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Sunday hockey notes

Connor McDavid is the best in the world, and now fans get to see him in full flight in a rousing West playoffs

In a wild Game 5 against the Flames, Connor McDavid provided moments that had viewers bug-eyed and yelping.Derek Leung/Getty

Connor McDavid has been the best player on the planet for several years now, and the sports world doesn’t know a whole lot about him. Some great athletes shirk the spotlight. McDavid conducts interviews with the vigor of someone grouting their bathroom tile.

So it was quite refreshing to see him sprint, scream and shake his fists after ending the Battle of Alberta with a signature OT goal. After a lackluster postseason record with mediocre teams, he finally had a reason to celebrate — and he’s not done.

McDavid, after dragging the Oilers past the Kings in the first round and teaming with Leon Draisaitl to take down the Flames in five games, is the most compelling story line of these playoffs. Draisaitl has been fantastic, matching McDavid’s 7-19—26 stat line while skating the last series on an injured right ankle. They are the only two players to average more than 2 points per game (2.17 each) since Mario Lemieux (2.27 in 15 games) in 1992. Beyond that, we’re talking about Wayne Gretzky (2.00 in 1989, 2.26 in 1988, and so on).

But McDavid vs. the Mountaintop is what will have casual fans tuning into what has been a fantastic Western Conference playoffs.


Edmonton's Connor McDavid has led the Oilers into the conference finals.Jeff McIntosh/Associated Press

In a wild Oilers-Flames series — the clinching Game 5 featured a seven-goal second period, including a record four goals in 71 seconds — McDavid provided moments that had viewers (hand up here) bug-eyed and yelping. He sliced through Calgary’s lockdown defense time and again, fully in control despite playing at breakneck speed. For those of us watching from this coast, he is a primary reason the West has been worth the bleary-eyed mornings.

That he will meet the Avalanche in the next round — Colorado eliminated St. Louis in Game 6 Friday — promised a dream conference final of McDavid and Draisaitl vs. Nathan MacKinnon and Cale Makar. Given how Game 5 of the Avalanche-Blues series finished, what could be better?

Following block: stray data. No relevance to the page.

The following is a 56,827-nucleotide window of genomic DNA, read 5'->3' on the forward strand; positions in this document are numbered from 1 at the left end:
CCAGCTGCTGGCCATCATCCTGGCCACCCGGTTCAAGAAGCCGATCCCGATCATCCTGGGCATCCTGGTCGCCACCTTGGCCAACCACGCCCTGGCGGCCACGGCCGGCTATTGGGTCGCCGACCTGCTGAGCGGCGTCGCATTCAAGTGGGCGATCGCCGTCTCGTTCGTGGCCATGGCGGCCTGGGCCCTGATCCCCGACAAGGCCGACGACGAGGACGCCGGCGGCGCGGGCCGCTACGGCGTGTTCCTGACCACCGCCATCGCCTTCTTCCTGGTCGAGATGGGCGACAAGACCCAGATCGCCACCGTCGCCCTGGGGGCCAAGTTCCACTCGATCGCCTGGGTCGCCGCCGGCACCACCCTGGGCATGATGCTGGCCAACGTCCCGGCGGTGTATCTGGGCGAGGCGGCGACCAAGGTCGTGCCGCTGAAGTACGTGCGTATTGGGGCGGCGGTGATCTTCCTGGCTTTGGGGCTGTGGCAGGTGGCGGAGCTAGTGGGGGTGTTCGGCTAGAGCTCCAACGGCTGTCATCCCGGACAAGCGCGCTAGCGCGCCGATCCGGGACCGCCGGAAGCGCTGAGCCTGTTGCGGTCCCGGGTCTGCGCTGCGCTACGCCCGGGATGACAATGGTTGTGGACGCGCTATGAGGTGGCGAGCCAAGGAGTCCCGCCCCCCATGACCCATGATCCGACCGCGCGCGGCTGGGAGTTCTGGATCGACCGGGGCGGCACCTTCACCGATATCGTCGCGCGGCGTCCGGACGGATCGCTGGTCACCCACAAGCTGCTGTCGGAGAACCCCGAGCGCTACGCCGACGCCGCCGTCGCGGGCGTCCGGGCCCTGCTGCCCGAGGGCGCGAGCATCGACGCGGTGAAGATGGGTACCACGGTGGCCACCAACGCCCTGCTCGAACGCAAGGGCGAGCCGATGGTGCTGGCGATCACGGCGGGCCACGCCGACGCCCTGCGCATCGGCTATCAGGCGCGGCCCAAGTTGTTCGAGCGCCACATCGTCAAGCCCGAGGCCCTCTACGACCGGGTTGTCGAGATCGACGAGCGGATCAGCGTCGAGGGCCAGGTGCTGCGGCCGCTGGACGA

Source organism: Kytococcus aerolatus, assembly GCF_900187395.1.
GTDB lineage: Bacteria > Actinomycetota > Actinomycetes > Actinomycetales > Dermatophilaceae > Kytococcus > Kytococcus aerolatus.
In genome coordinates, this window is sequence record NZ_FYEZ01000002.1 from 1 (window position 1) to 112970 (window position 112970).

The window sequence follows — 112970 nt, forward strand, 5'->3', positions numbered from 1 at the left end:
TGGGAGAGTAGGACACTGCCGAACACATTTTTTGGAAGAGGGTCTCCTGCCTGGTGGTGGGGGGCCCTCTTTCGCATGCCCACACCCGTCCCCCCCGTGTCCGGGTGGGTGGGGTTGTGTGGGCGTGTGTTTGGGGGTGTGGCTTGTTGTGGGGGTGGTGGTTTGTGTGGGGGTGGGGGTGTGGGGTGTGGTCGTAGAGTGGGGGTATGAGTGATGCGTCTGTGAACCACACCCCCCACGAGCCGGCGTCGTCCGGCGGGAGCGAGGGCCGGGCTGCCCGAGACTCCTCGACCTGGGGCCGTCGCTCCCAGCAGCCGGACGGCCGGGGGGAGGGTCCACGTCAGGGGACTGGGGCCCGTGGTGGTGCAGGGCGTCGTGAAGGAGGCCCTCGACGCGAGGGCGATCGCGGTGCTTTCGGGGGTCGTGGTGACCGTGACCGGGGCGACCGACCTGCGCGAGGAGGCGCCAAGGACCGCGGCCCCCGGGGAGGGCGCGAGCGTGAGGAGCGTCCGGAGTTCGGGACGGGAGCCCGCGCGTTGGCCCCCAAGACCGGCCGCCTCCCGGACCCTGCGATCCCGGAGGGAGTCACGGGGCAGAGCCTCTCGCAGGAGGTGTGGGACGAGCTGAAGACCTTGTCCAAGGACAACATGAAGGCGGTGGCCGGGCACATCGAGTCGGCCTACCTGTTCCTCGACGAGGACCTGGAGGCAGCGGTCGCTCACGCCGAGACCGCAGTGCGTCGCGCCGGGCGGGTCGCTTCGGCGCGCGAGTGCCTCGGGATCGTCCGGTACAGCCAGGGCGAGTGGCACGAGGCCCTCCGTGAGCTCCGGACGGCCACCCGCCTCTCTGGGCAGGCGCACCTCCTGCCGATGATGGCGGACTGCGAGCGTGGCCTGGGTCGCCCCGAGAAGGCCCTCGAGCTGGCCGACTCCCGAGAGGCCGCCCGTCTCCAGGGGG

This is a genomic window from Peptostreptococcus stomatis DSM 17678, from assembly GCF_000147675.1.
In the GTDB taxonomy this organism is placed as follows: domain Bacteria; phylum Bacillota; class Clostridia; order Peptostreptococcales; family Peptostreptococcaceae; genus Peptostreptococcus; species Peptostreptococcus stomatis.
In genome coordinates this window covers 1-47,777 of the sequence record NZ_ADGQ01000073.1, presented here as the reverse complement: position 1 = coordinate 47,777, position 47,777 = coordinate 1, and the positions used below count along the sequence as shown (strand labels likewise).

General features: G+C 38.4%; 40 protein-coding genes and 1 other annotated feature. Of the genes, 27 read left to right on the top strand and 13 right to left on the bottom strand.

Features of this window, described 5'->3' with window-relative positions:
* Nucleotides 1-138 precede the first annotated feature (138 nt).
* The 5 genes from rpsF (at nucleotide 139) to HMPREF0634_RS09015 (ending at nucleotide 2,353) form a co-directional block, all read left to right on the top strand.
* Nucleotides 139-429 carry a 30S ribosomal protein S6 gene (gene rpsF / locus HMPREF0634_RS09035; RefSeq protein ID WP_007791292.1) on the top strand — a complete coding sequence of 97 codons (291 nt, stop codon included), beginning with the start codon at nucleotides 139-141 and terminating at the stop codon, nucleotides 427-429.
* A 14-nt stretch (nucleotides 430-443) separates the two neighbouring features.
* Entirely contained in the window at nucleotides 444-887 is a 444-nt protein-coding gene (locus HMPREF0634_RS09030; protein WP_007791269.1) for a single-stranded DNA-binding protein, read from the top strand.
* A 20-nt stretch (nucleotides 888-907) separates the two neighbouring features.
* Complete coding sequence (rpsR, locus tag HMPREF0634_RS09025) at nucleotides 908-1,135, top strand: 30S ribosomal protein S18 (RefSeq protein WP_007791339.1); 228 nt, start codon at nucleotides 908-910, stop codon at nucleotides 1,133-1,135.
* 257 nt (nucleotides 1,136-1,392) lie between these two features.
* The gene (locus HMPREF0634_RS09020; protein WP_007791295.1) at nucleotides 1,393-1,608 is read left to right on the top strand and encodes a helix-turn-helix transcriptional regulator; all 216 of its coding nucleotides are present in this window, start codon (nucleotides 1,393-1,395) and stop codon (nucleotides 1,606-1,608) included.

Late in Game 5, the crowd in Denver rose like they were watching Bobby Orr as MacKinnon galloped over the red line, then exploded in delirious disbelief as he slipped through Nick Leddy and flipped the puck past Ville Husso. With 2:46 left, the Avalanche were going to the West Finals.

Only they weren’t. Robert Thomas scored into an empty net, and Tyler Bozak finished it in OT.

Contrasted with a slog of a Carolina-Rangers series, and a Tampa sweep of Florida, and it’s obvious for entertainment, West is best.

Besides, only one conference has Mike Smith.

Edmonton’s 40-year-old goalie owns a stellar .927 save percentage and two shutouts through 11 games, while being pulled in Game 1 against the Flames and later surrendering one of the worst playoff goals in history. In Game 4, Smith didn’t see Rasmus Andersson’s shorthanded slapper from his own zone, which floated 132 feet into the net. It tied the game at 3, midway through the third. The Oilers scored the next two, saving him.

“I can laugh now, right?” he said.

It’s easy to root for stickhandling-happy Smith, who has given up several goals from the red line in his long career. This is a goalie who, as a Coyote in 2013, scored a game-winner on himself when he backed into the net without realizing an airborne puck had settled into his pants.


If you like helter-skelter hockey, Smith has that in spades. He’s as liable to give away the puck as he is to slap a long outlet to McDavid, whom he calls “McJesus.”

Mistakes? “Buddy, I’ve made plenty,” he told Sportsnet earlier this month. “Hey, you don’t become a puckhandling goalie by doing everything right.”

Yet another reason the Oilers have become must-watch TV.

Decisions, decisions

Marchand surgery is common, yet worrisome

Early offseason thoughts on the Bruins, who entered the weekend waiting on word from Patrice Bergeron on his future while dropping news that Brad Marchand could be out until Thanksgiving …

▪ Without knowing the details of Marchand’s specific case, D.C.-area hip surgeon Derek Ochiai said surgeries such as Marchand’s (double hip arthroscopy and labral repair) are exceedingly common in hockey players, and that many eventually return at close to their previous level. We have seen NHLers (Tyler Seguin, most recently) take a year-plus to get right. Hip issues have also caused many early retirements (salute to Tuukka Rask). Washington’s Nicklas Backstrom, age 34 like Marchand, is openly pondering his future. Marchand has made a career of overcoming doubts, but double hip surgery is a beast.

Hip surgery will leave Brad Marchand on the shelf for an extended stretch.John Tlumacki/Globe Staff

▪ Even with Bergeron’s $6.875 million salary cap hit expiring, belts are tight. Before making any moves, like putting Marchand on long-term inured reserve, they have a projected $2.84 million in cap space for next season, according to CapFriendly.

The eight-year extensions for Charlie McAvoy ($9.5 million, up from $4.9 million) and Hampus Lindholm ($6.5 million) will add $8.5 million in cap commitments to the ledger.